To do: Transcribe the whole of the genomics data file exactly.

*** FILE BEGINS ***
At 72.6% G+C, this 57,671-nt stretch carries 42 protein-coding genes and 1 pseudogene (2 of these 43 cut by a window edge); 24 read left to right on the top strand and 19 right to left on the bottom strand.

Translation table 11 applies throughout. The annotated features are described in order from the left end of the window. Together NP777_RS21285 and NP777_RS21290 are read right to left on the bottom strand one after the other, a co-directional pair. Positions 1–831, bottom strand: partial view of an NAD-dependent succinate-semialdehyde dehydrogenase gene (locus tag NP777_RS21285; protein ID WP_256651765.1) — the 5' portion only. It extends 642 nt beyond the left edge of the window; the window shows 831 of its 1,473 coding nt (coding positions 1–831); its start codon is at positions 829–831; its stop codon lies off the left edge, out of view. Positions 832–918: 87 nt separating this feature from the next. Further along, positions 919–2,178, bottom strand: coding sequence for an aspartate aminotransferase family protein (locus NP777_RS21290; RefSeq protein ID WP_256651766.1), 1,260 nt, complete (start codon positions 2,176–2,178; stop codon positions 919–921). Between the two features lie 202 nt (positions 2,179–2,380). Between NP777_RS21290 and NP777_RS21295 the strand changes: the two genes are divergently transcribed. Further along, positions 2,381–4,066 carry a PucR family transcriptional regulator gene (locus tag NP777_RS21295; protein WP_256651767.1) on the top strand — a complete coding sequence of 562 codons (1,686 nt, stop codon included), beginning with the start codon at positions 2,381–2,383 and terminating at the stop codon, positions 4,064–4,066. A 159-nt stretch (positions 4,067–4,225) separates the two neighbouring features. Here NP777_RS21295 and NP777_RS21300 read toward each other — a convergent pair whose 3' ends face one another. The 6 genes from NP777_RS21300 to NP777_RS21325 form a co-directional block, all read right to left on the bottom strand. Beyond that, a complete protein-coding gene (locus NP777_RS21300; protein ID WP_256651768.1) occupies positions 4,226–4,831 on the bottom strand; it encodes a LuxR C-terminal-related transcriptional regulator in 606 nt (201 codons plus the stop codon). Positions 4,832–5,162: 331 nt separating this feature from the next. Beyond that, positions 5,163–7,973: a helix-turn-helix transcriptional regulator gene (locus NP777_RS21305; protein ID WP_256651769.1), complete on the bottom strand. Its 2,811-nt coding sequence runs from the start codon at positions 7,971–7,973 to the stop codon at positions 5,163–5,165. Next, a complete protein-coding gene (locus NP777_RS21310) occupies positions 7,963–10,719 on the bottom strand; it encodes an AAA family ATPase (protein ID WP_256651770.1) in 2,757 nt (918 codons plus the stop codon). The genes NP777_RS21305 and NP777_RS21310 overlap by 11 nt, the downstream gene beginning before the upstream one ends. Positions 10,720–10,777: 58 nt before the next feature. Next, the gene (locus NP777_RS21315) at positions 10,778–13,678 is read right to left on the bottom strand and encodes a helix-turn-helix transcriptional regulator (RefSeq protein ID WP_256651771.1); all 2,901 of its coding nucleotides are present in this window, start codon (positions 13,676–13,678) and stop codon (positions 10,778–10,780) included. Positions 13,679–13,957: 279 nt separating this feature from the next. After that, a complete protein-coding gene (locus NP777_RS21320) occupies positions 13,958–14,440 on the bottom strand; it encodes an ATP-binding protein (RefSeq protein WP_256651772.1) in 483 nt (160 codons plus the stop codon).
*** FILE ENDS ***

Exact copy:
At 72.6% G+C, this 57,671-nt stretch carries 42 protein-coding genes and 1 pseudogene (2 of these 43 cut by a window edge); 24 read left to right on the top strand and 19 right to left on the bottom strand.

Translation table 11 applies throughout. The annotated features are described in order from the left end of the window. Together NP777_RS21285 and NP777_RS21290 are read right to left on the bottom strand one after the other, a co-directional pair. Positions 1–831, bottom strand: partial view of an NAD-dependent succinate-semialdehyde dehydrogenase gene (locus tag NP777_RS21285; protein ID WP_256651765.1) — the 5' portion only. It extends 642 nt beyond the left edge of the window; the window shows 831 of its 1,473 coding nt (coding positions 1–831); its start codon is at positions 829–831; its stop codon lies off the left edge, out of view. Positions 832–918: 87 nt separating this feature from the next. Further along, positions 919–2,178, bottom strand: coding sequence for an aspartate aminotransferase family protein (locus NP777_RS21290; RefSeq protein ID WP_256651766.1), 1,260 nt, complete (start codon positions 2,176–2,178; stop codon positions 919–921). Between the two features lie 202 nt (positions 2,179–2,380). Between NP777_RS21290 and NP777_RS21295 the strand changes: the two genes are divergently transcribed. Further along, positions 2,381–4,066 carry a PucR family transcriptional regulator gene (locus tag NP777_RS21295; protein WP_256651767.1) on the top strand — a complete coding sequence of 562 codons (1,686 nt, stop codon included), beginning with the start codon at positions 2,381–2,383 and terminating at the stop codon, positions 4,064–4,066. A 159-nt stretch (positions 4,067–4,225) separates the two neighbouring features. Here NP777_RS21295 and NP777_RS21300 read toward each other — a convergent pair whose 3' ends face one another. The 6 genes from NP777_RS21300 to NP777_RS21325 form a co-directional block, all read right to left on the bottom strand. Beyond that, a complete protein-coding gene (locus NP777_RS21300; protein ID WP_256651768.1) occupies positions 4,226–4,831 on the bottom strand; it encodes a LuxR C-terminal-related transcriptional regulator in 606 nt (201 codons plus the stop codon). Positions 4,832–5,162: 331 nt separating this feature from the next. Beyond that, positions 5,163–7,973: a helix-turn-helix transcriptional regulator gene (locus NP777_RS21305; protein ID WP_256651769.1), complete on the bottom strand. Its 2,811-nt coding sequence runs from the start codon at positions 7,971–7,973 to the stop codon at positions 5,163–5,165. Next, a complete protein-coding gene (locus NP777_RS21310) occupies positions 7,963–10,719 on the bottom strand; it encodes an AAA family ATPase (protein ID WP_256651770.1) in 2,757 nt (918 codons plus the stop codon). The genes NP777_RS21305 and NP777_RS21310 overlap by 11 nt, the downstream gene beginning before the upstream one ends. Positions 10,720–10,777: 58 nt before the next feature. Next, the gene (locus NP777_RS21315) at positions 10,778–13,678 is read right to left on the bottom strand and encodes a helix-turn-helix transcriptional regulator (RefSeq protein ID WP_256651771.1); all 2,901 of its coding nucleotides are present in this window, start codon (positions 13,676–13,678) and stop codon (positions 10,778–10,780) included. Positions 13,679–13,957: 279 nt separating this feature from the next. After that, a complete protein-coding gene (locus NP777_RS21320) occupies positions 13,958–14,440 on the bottom strand; it encodes an ATP-binding protein (RefSeq protein WP_256651772.1) in 483 nt (160 codons plus the stop codon).